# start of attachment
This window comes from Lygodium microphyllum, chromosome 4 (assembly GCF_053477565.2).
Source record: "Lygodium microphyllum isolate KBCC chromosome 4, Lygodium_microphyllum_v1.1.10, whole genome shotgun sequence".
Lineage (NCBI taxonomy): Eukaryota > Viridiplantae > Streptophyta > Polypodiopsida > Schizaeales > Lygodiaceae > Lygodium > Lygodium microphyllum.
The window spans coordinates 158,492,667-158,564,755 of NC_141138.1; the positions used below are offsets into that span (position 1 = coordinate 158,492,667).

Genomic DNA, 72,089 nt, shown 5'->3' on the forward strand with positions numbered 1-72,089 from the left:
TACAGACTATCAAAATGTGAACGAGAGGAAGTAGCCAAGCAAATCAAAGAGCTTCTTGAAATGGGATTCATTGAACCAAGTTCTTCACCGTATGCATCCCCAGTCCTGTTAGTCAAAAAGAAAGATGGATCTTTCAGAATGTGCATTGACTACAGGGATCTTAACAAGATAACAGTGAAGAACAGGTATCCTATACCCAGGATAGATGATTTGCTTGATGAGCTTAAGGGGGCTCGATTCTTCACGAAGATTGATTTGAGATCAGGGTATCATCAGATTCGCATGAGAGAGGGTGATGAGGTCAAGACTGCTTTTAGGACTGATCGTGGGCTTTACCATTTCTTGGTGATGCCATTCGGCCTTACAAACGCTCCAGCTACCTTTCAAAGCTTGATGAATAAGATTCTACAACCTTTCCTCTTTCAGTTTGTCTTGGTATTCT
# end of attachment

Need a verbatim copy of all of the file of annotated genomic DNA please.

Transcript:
This window comes from Lygodium microphyllum, chromosome 4 (assembly GCF_053477565.2).
Source record: "Lygodium microphyllum isolate KBCC chromosome 4, Lygodium_microphyllum_v1.1.10, whole genome shotgun sequence".
Lineage (NCBI taxonomy): Eukaryota > Viridiplantae > Streptophyta > Polypodiopsida > Schizaeales > Lygodiaceae > Lygodium > Lygodium microphyllum.
The window spans coordinates 158,492,667-158,564,755 of NC_141138.1; the positions used below are offsets into that span (position 1 = coordinate 158,492,667).

Genomic DNA, 72,089 nt, shown 5'->3' on the forward strand with positions numbered 1-72,089 from the left:
TACAGACTATCAAAATGTGAACGAGAGGAAGTAGCCAAGCAAATCAAAGAGCTTCTTGAAATGGGATTCATTGAACCAAGTTCTTCACCGTATGCATCCCCAGTCCTGTTAGTCAAAAAGAAAGATGGATCTTTCAGAATGTGCATTGACTACAGGGATCTTAACAAGATAACAGTGAAGAACAGGTATCCTATACCCAGGATAGATGATTTGCTTGATGAGCTTAAGGGGGCTCGATTCTTCACGAAGATTGATTTGAGATCAGGGTATCATCAGATTCGCATGAGAGAGGGTGATGAGGTCAAGACTGCTTTTAGGACTGATCGTGGGCTTTACCATTTCTTGGTGATGCCATTCGGCCTTACAAACGCTCCAGCTACCTTTCAAAGCTTGATGAATAAGATTCTACAACCTTTCCTCTTTCAGTTTGTCTTGGTATTCT